A study looking at the personal perceptions and experiences of patients, families and healthcare professionals has highlighted the need for improvement in symptom management for end of life care.
The analysis by the Marie Curie Palliative Care Research Centre and the School of Healthcare Sciences at Cardiff University has identified several areas of treatment which were often perceived as sub-optimally managed by healthcare professionals, including; pain, breathing difficulties, nutrition, and hydration. Nutrition and hydration were specifically recognised as being “of significant concern”, particularly for carers.
Pain was identified as the area of symptom management most discussed by respondents with many bereaved carers sharing upsetting or traumatic experiences of their relatives uncontrolled pain. Several questioned the competence and confidence of healthcare professionals in effectively managing pain, while others highlighted reluctance to prescribe or administer adequate analgesia as a barrier to controlling their relative’s pain.
Based on their analysis, the researchers say there is a need for further research to test interventions in these areas, and ultimately, inform an evidence-based approach to clinical care. For example, the researchers point to carers’ concerns around under-recognised pain in patients who are unable to communicate verbally, such as those with dementia, noting that there is currently limited evidence around the validity of pain assessment tools.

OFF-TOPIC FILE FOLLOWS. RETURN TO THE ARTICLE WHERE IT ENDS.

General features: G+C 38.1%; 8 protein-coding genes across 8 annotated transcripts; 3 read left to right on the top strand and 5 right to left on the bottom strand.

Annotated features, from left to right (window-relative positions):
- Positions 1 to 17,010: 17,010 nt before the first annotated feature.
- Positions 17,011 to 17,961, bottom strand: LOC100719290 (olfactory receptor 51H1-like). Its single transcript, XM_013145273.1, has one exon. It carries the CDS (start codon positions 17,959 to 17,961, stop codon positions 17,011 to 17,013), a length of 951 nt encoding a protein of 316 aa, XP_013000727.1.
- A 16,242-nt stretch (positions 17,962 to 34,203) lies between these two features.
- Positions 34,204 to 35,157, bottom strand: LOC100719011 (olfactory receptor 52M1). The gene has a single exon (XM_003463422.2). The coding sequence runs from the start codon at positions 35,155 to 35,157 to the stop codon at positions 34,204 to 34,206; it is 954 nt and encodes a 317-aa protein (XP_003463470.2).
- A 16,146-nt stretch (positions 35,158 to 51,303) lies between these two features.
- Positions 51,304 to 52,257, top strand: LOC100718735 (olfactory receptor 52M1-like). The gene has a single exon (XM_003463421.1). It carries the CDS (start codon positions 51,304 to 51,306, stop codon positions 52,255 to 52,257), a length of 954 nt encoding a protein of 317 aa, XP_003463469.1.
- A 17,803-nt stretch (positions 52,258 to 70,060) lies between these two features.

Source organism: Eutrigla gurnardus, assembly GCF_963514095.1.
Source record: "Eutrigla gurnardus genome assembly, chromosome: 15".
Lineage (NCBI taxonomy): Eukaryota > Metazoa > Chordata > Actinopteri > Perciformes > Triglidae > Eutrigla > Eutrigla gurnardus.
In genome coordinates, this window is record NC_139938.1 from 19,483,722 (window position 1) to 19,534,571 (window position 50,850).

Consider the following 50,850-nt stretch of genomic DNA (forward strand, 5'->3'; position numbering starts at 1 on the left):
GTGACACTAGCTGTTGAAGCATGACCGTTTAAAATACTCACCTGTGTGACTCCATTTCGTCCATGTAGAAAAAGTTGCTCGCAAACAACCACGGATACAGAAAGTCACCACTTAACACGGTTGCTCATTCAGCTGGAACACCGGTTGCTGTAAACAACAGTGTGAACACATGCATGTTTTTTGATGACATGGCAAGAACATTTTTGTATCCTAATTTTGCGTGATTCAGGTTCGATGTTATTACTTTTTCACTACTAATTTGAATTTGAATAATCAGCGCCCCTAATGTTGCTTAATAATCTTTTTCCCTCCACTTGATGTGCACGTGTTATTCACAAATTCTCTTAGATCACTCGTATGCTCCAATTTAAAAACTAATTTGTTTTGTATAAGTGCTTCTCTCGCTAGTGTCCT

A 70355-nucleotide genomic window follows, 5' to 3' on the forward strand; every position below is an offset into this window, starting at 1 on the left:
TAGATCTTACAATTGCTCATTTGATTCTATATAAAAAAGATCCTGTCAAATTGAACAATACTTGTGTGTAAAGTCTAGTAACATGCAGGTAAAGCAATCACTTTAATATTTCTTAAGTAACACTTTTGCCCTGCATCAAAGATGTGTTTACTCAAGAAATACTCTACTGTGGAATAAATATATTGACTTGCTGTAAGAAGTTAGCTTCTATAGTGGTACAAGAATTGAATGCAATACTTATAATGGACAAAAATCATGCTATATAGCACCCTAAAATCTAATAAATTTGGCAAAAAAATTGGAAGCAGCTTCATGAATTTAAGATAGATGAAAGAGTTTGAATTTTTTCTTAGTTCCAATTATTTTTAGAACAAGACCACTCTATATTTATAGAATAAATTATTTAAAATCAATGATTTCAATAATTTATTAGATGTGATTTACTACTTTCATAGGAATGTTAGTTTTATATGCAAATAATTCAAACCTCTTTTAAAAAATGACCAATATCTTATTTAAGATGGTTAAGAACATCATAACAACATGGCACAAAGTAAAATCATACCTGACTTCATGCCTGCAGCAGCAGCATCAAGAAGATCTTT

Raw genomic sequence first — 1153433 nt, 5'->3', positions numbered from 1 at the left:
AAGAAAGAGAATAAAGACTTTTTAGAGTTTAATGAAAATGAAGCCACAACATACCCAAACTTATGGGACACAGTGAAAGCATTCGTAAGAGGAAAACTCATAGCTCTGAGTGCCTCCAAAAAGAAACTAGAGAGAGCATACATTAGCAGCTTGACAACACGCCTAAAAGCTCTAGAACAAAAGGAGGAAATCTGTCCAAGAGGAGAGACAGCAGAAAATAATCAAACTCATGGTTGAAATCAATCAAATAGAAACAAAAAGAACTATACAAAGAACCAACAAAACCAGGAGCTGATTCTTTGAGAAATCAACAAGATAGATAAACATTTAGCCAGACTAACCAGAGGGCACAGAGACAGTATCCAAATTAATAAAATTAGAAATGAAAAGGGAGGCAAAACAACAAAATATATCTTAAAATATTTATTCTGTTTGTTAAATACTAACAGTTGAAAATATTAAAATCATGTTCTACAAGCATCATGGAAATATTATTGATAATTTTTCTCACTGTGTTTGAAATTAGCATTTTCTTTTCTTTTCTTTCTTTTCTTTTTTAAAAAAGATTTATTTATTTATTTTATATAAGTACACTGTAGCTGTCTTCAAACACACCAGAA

Bereaved carers described distressing experiences around artificial nutrition and hydration. The researchers say this highlights the need for improved communication with patients and their carers around the dying process and its impact on eating and drinking. As well as anxiety around denial of food and fluids, some carers described instances where there was pressure from healthcare professionals to administer artificial nutrition despite it being against the patient’s wishes.
Several of the healthcare professionals felt that further research was required to determine the nutritional needs of people towards the end of their lives and that a stronger evidence base was needed around if and when artificial nutrition should be administered. Guidelines outlining hydration and nutrition at end of life have subsequently been developed by the Royal College of Nursing in 2015, and by General Medical Council in 2010, but their impact on practice is currently unknown.
Annmarie Nelson, Professor of Supportive and Palliative Care and Scientific Director at the Marie Curie Palliative Care Research Centre said:
“Despite the advances we are seeing in the field of palliative care, symptoms such as pain and breathlessness remain at the forefront of people’s concerns. What this analysis shows is that there are significant concerns around uncontrolled symptoms among patients and carers but also among healthcare professionals who feel that there should be clearer guidance, particularly with regards to nutrition and hydration.”
Dr. Jessica Baillie, Lecturer in Adult Nursing and RCBC Wales Postdoctoral Research Fellow at the School of Healthcare Sciences at Cardiff University added:
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